Sliding Down a Ribbon of Ice
Somewhere in Japan, there’s a photograph of me on skis, towering over four tiny Japanese women shivering in high heels and dresses on New Zealand’s longest glacier. They had plunked down by plane for a photo-op where I’d spent the day on skis, exploring the Tasman Glacier, bracing against the cold and shielding my eyes against the sun’s glare on the snow as I glided across its surface. I was too busy fending off the elements to take pictures, but I’ll settle for the indelible memory of wiggling into the Tasman’s frozen caves and staring into deep recesses of blue ice.
The Tasman Glacier dates back to the Pleistocene ice ages, some 2 million years ago. In the Anoki/Mount Cook National Park, in the South Island’s Southern Alps, this vast iceberg has advanced and retreated several times, leaving great moraines and carving out what is now Lake Pukaki, with its distinctive blue color created by glacial flour, finely ground rock particles from the weight of ice sliding downhill.
On Alpine Guides’ “Ski the Tasman” day trips, small groups of skiers follow a guide across open snowfields then deep into snow bowls, with dips between the seracs in the icefalls. For the most part, the terrain is moderate, which is a blessing amid such distracting views. After the first run, a ski plane whisks participants to another side of the ice pack for a second run there, affording 360-degree views of the landscape along the way. Runs may go from 8 to 10km (5–6 miles), ending when the ice thins out into a tiny ribbon surrounded by stones and dirt. At the end of the day, the ski plane picks you up again and returns you to the Mount Cook airport. (Air transfers to and from Queens-town are available.)
Skiers should be of at least comfortable intermediate skill level and able to handle a variety of snow conditions, which might range from powder and corn snow to teeth-rattling hardpack. Snowboarders aren’t allowed because there are some long traverses. Maximum group size is seven skiers, but a minimum of three skiers is required. Trips take place daily from July through September. Ski the Tasman actually operates about 60% of the time because trips are cancelled due to inclement weather. If you’re visiting Queenstown or other places in the region, plan a flexible schedule in case you can’t go on the day you originally booked. In case of cancellation due to bad weather, skiers can request the option of carrying the reservation to the following day.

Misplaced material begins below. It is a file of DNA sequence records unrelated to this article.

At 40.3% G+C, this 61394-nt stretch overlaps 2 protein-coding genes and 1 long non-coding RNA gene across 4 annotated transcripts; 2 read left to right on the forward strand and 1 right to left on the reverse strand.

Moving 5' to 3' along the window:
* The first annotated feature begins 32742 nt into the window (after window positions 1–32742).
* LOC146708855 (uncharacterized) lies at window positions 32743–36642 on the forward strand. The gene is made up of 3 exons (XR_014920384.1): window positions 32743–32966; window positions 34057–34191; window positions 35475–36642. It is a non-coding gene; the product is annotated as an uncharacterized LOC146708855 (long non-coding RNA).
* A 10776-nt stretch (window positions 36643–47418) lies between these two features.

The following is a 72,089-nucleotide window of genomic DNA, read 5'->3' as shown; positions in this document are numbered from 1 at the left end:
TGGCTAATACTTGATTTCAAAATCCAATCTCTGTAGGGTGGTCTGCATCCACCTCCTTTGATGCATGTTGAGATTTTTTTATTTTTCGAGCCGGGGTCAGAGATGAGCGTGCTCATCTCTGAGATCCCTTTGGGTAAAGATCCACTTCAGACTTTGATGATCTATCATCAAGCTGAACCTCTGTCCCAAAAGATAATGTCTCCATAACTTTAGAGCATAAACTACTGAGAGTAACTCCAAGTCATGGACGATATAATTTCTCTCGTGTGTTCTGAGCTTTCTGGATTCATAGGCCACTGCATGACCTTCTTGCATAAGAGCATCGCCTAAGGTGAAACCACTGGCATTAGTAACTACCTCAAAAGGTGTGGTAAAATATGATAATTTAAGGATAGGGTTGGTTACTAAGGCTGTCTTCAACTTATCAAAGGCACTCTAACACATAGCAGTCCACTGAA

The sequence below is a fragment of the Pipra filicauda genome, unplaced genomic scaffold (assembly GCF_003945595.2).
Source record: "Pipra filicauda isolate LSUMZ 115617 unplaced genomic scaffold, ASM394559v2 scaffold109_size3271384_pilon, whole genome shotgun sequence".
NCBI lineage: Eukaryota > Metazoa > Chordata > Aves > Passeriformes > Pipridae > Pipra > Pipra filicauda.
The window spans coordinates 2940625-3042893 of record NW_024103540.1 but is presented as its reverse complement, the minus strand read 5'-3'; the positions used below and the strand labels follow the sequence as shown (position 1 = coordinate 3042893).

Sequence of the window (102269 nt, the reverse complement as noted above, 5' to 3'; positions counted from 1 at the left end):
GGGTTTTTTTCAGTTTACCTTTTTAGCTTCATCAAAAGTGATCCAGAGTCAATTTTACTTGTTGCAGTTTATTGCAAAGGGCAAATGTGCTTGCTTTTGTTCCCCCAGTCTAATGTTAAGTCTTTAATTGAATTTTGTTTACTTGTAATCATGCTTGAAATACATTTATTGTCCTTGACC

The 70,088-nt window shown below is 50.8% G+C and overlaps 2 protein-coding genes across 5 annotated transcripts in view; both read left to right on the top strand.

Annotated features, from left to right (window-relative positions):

Skiers staying in Queenstown can partake of a wide range of adrenaline-charged activities, including bungee jumping off a high bridge, jet-boating in the Shotover River Canyon, and skiing at the lift-served Remarkables, Treble Cone, Cardrona, and Coronet Peak. —LF
When to Go: Powder is predominant July and Aug; spring snow conditions from early Sept.
$$–$$$ Queenstown House, 69 Hallenstein St., Queenstown ( 64/3/442-9043; www.queenstownhouse.co.nz). $$$ Hotel Sofitel Queenstown, 8 Duke St. ( 0800/444-422 in New Zealand or 64/3/450-0045 international; www.sofitel.com).